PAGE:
Nevertheless, local reports show that representatives of right-wing parties in the country, including Alliance and the dominant Law and Justice, seem to favor blockchain and cryptocurrencies. Thus, Wojciech Murdzek of Law and Justice said:

Regulation of the cryptocurrency market is necessary because of the country’s interests. It is essential that cryptocurrency-oriented businesses remain in Poland rather than move abroad.

The liberal-conservative Civic Party seems to be supportive of crypto as well, while the leftist party Razem does not seem to have a clear stance on cryptos at the moment, however highlighting that “mining consumes a lot of energy in the era of Climate Change”.

Justyna Laskowska also told Cointelegraph that BitBay representatives “are actively engaged” in discussions with the Polish government regarding the taxation of cryptocurrencies as well, as “misunderstandings and contradictory interpretations of tax regulations” have recently affected their users. After meeting with Under Secretary of State Paweł Gruza from the Ministry of Finance, the exchange moved closer toward reaching a reasonable solution.

Although one coherent version of the regulations hasn't  been yet established, we can already see a big step forward. The unfavorable way of calculating tax for cryptocurrency traders has been withdrawn.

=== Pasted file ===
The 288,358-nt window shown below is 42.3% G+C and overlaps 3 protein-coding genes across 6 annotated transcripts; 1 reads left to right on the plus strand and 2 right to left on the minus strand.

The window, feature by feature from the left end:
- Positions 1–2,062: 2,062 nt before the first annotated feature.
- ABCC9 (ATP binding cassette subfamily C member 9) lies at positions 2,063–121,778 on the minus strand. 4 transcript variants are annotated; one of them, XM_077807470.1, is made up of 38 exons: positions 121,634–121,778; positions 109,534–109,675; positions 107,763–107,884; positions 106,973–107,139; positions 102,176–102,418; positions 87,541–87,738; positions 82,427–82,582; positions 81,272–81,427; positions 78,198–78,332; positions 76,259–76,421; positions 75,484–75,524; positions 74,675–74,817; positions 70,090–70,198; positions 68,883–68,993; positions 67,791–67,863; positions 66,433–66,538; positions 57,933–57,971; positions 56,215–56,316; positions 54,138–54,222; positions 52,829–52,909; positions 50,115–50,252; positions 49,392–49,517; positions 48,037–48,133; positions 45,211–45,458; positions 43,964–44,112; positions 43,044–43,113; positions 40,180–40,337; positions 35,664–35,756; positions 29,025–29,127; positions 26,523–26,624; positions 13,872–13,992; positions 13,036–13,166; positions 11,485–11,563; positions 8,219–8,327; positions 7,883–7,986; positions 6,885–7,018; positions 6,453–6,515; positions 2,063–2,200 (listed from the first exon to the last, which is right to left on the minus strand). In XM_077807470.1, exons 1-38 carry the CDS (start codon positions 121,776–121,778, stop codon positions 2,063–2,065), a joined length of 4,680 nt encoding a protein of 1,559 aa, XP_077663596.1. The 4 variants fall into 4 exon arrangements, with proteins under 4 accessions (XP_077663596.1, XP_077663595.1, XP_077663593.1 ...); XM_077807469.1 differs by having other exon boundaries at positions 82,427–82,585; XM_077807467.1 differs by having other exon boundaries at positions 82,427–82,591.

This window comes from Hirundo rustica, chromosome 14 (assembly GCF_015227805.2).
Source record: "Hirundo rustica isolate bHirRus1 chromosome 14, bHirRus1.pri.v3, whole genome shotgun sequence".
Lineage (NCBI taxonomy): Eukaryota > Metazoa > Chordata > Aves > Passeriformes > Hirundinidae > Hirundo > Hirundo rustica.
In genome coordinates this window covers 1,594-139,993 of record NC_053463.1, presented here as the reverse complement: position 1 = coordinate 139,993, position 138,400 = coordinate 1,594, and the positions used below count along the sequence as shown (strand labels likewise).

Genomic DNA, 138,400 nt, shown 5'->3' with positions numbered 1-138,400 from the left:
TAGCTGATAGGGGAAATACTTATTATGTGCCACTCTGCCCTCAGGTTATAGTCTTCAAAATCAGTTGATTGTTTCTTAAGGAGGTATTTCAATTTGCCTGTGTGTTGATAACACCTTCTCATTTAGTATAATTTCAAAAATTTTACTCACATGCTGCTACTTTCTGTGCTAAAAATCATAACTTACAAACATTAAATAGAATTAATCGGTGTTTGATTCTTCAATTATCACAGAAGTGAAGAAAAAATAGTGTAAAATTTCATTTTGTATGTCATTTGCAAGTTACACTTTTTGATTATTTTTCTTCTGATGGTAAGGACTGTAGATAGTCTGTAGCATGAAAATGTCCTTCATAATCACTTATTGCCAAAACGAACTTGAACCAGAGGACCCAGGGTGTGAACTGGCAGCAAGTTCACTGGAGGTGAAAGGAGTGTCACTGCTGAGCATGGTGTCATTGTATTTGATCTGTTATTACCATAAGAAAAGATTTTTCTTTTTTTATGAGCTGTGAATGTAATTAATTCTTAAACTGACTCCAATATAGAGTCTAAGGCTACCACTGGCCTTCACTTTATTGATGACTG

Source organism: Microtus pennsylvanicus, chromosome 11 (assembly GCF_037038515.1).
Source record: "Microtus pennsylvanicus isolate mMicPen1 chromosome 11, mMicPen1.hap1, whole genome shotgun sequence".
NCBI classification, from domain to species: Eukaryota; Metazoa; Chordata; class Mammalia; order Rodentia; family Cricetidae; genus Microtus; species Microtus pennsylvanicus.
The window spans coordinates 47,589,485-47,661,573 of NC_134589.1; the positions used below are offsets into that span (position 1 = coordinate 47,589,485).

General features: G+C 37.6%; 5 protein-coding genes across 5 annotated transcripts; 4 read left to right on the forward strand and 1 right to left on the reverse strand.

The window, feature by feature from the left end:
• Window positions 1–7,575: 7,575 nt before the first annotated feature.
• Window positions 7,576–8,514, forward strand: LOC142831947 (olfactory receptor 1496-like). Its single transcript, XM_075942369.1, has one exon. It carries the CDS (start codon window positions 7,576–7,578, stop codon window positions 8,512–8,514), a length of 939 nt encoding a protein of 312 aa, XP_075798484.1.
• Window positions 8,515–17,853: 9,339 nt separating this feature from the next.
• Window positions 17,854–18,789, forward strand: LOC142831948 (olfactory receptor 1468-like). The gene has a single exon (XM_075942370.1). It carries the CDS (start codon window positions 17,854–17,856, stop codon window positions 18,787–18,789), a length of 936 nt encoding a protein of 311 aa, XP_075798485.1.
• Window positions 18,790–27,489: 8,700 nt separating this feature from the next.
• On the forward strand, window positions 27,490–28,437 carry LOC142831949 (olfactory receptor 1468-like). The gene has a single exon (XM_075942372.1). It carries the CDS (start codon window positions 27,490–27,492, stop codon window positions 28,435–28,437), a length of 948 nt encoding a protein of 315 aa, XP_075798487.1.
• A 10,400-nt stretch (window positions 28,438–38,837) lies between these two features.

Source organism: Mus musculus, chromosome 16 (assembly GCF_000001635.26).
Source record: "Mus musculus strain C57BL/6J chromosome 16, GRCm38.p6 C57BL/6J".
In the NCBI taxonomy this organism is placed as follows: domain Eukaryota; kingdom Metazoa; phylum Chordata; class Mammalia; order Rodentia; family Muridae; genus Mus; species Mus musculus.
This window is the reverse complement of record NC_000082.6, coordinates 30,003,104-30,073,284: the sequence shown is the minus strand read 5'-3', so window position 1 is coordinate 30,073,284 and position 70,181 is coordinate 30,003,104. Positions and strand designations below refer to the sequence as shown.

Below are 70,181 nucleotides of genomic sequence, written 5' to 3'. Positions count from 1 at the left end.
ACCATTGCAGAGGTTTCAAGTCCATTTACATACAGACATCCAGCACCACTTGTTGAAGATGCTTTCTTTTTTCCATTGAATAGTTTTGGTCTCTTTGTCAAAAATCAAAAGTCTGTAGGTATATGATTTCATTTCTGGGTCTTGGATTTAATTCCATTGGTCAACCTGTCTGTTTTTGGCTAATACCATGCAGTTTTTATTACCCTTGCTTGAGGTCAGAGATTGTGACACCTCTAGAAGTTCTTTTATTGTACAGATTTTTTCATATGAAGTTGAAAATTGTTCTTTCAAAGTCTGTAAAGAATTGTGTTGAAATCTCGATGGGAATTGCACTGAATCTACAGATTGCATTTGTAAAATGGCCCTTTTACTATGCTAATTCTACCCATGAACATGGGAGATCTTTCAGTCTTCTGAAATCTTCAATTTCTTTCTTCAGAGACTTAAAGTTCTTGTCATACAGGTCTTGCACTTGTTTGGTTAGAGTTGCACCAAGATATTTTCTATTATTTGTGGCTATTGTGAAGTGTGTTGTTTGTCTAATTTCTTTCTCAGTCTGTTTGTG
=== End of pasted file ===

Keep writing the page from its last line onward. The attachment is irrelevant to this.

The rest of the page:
On May 21, Poland’s Ministry of Finance announced that it will temporarily suspend tax collection for cryptocurrencies. The Ministry states it will conduct an “in-depth analysis” of the crypto space to inform better regulation and taxation policies going forward. Previously, the Ministry of Finance had released a statement clarifying that taxation for cryptocurrency transactions fell into two income tax brackets of 18 and 32 percent. An additional one percent levy tax due to civil law agreements was also applied, as the agency considered crypto transactions as the transfer of property rights.

The community is ready to cooperate

Jacek Walewski of Polish Bitcoin Association sees regulation as inevitable but by no means a positive development:

“I think that cryptocurrencies will become regularized. But [in that case] Polish companies (for example, the biggest market, BitBay) [might] move their headquarters to other countries. Why? Because they have problems with Polish banks that denounce their contracts. The number of followers of Bitcoin [in the country] is growing, but it’s a very difficult time for cryptocurrency businesses.”

In her turn, BitBay’s Laskowska remains positive and business-minded. “It can still be fixed,” she believes, and the community has its force and value for the country:

“[Poland has] an influential community of cryptocurrency users, who are not only traders but also specialists regarding blockchain usage. All these people can cooperate with the government to regulate the industry and make it grow. I believe that the government will see this opportunity for our country.”